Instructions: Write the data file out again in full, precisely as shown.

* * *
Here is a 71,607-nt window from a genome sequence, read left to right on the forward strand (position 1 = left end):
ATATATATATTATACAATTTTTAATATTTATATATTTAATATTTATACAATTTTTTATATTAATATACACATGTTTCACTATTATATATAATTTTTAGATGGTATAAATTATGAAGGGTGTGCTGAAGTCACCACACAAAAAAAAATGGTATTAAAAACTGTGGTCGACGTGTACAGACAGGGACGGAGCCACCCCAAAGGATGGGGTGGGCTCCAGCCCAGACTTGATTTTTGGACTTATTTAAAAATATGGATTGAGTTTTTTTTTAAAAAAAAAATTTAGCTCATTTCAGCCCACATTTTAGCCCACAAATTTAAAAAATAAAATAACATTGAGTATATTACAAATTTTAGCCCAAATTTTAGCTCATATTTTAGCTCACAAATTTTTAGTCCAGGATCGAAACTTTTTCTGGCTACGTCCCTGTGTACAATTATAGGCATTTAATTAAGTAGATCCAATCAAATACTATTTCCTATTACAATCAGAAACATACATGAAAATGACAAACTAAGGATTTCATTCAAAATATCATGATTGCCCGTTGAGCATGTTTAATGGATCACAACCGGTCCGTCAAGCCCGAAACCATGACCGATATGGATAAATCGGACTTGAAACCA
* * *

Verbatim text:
Here is a 71,607-nt window from a genome sequence, read left to right on the forward strand (position 1 = left end):
ATATATATATTATACAATTTTTAATATTTATATATTTAATATTTATACAATTTTTTATATTAATATACACATGTTTCACTATTATATATAATTTTTAGATGGTATAAATTATGAAGGGTGTGCTGAAGTCACCACACAAAAAAAAATGGTATTAAAAACTGTGGTCGACGTGTACAGACAGGGACGGAGCCACCCCAAAGGATGGGGTGGGCTCCAGCCCAGACTTGATTTTTGGACTTATTTAAAAATATGGATTGAGTTTTTTTTTAAAAAAAAAATTTAGCTCATTTCAGCCCACATTTTAGCCCACAAATTTAAAAAATAAAATAACATTGAGTATATTACAAATTTTAGCCCAAATTTTAGCTCATATTTTAGCTCACAAATTTTTAGTCCAGGATCGAAACTTTTTCTGGCTACGTCCCTGTGTACAATTATAGGCATTTAATTAAGTAGATCCAATCAAATACTATTTCCTATTACAATCAGAAACATACATGAAAATGACAAACTAAGGATTTCATTCAAAATATCATGATTGCCCGTTGAGCATGTTTAATGGATCACAACCGGTCCGTCAAGCCCGAAACCATGACCGATATGGATAAATCGGACTTGAAACCA